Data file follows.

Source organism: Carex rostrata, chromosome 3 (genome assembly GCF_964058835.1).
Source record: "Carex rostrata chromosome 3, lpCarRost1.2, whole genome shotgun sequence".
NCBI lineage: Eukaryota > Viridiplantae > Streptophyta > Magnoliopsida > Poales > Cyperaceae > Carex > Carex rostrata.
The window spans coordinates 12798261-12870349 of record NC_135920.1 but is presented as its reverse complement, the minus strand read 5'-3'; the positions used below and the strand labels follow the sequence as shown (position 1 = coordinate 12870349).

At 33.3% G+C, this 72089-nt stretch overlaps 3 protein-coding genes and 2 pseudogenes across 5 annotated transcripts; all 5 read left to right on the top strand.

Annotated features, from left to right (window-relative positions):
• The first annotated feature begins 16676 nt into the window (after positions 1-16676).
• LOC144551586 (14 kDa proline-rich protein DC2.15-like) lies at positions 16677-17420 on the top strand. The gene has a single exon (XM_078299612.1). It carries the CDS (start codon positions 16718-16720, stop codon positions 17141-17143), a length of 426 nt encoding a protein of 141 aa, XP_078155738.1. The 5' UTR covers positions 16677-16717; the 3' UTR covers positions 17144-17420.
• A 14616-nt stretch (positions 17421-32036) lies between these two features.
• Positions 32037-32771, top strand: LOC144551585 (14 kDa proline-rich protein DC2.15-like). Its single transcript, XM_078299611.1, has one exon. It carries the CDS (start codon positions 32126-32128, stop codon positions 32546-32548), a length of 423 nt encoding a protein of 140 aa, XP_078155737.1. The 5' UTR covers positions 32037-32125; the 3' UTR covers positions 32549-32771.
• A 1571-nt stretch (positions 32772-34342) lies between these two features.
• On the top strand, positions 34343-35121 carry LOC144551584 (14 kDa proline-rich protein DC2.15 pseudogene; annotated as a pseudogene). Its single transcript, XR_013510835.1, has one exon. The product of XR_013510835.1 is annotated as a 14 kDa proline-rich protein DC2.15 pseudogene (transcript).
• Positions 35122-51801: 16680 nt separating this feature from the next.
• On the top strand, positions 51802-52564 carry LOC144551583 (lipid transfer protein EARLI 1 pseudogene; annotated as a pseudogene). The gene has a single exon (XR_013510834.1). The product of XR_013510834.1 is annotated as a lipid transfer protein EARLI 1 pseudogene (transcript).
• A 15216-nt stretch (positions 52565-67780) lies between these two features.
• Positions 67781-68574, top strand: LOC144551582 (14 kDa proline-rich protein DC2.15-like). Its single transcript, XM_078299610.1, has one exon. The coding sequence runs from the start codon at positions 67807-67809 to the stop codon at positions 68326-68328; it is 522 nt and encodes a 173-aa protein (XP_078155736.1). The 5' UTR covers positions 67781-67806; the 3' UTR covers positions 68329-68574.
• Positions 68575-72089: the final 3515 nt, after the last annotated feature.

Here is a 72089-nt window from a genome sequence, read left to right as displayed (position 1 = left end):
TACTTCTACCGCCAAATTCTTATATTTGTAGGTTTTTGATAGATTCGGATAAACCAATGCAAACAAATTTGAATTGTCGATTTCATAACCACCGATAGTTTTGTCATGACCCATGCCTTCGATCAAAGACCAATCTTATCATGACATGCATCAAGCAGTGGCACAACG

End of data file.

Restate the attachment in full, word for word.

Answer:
Source organism: Carex rostrata, chromosome 3 (genome assembly GCF_964058835.1).
Source record: "Carex rostrata chromosome 3, lpCarRost1.2, whole genome shotgun sequence".
NCBI lineage: Eukaryota > Viridiplantae > Streptophyta > Magnoliopsida > Poales > Cyperaceae > Carex > Carex rostrata.
The window spans coordinates 12798261-12870349 of record NC_135920.1 but is presented as its reverse complement, the minus strand read 5'-3'; the positions used below and the strand labels follow the sequence as shown (position 1 = coordinate 12870349).

At 33.3% G+C, this 72089-nt stretch overlaps 3 protein-coding genes and 2 pseudogenes across 5 annotated transcripts; all 5 read left to right on the top strand.

Annotated features, from left to right (window-relative positions):
• The first annotated feature begins 16676 nt into the window (after positions 1-16676).
• LOC144551586 (14 kDa proline-rich protein DC2.15-like) lies at positions 16677-17420 on the top strand. The gene has a single exon (XM_078299612.1). It carries the CDS (start codon positions 16718-16720, stop codon positions 17141-17143), a length of 426 nt encoding a protein of 141 aa, XP_078155738.1. The 5' UTR covers positions 16677-16717; the 3' UTR covers positions 17144-17420.
• A 14616-nt stretch (positions 17421-32036) lies between these two features.
• Positions 32037-32771, top strand: LOC144551585 (14 kDa proline-rich protein DC2.15-like). Its single transcript, XM_078299611.1, has one exon. It carries the CDS (start codon positions 32126-32128, stop codon positions 32546-32548), a length of 423 nt encoding a protein of 140 aa, XP_078155737.1. The 5' UTR covers positions 32037-32125; the 3' UTR covers positions 32549-32771.
• A 1571-nt stretch (positions 32772-34342) lies between these two features.
• On the top strand, positions 34343-35121 carry LOC144551584 (14 kDa proline-rich protein DC2.15 pseudogene; annotated as a pseudogene). Its single transcript, XR_013510835.1, has one exon. The product of XR_013510835.1 is annotated as a 14 kDa proline-rich protein DC2.15 pseudogene (transcript).
• Positions 35122-51801: 16680 nt separating this feature from the next.
• On the top strand, positions 51802-52564 carry LOC144551583 (lipid transfer protein EARLI 1 pseudogene; annotated as a pseudogene). The gene has a single exon (XR_013510834.1). The product of XR_013510834.1 is annotated as a lipid transfer protein EARLI 1 pseudogene (transcript).
• A 15216-nt stretch (positions 52565-67780) lies between these two features.
• Positions 67781-68574, top strand: LOC144551582 (14 kDa proline-rich protein DC2.15-like). Its single transcript, XM_078299610.1, has one exon. The coding sequence runs from the start codon at positions 67807-67809 to the stop codon at positions 68326-68328; it is 522 nt and encodes a 173-aa protein (XP_078155736.1). The 5' UTR covers positions 67781-67806; the 3' UTR covers positions 68329-68574.
• Positions 68575-72089: the final 3515 nt, after the last annotated feature.

Here is a 72089-nt window from a genome sequence, read left to right as displayed (position 1 = left end):
TACTTCTACCGCCAAATTCTTATATTTGTAGGTTTTTGATAGATTCGGATAAACCAATGCAAACAAATTTGAATTGTCGATTTCATAACCACCGATAGTTTTGTCATGACCCATGCCTTCGATCAAAGACCAATCTTATCATGACATGCATCAAGCAGTGGCACAACG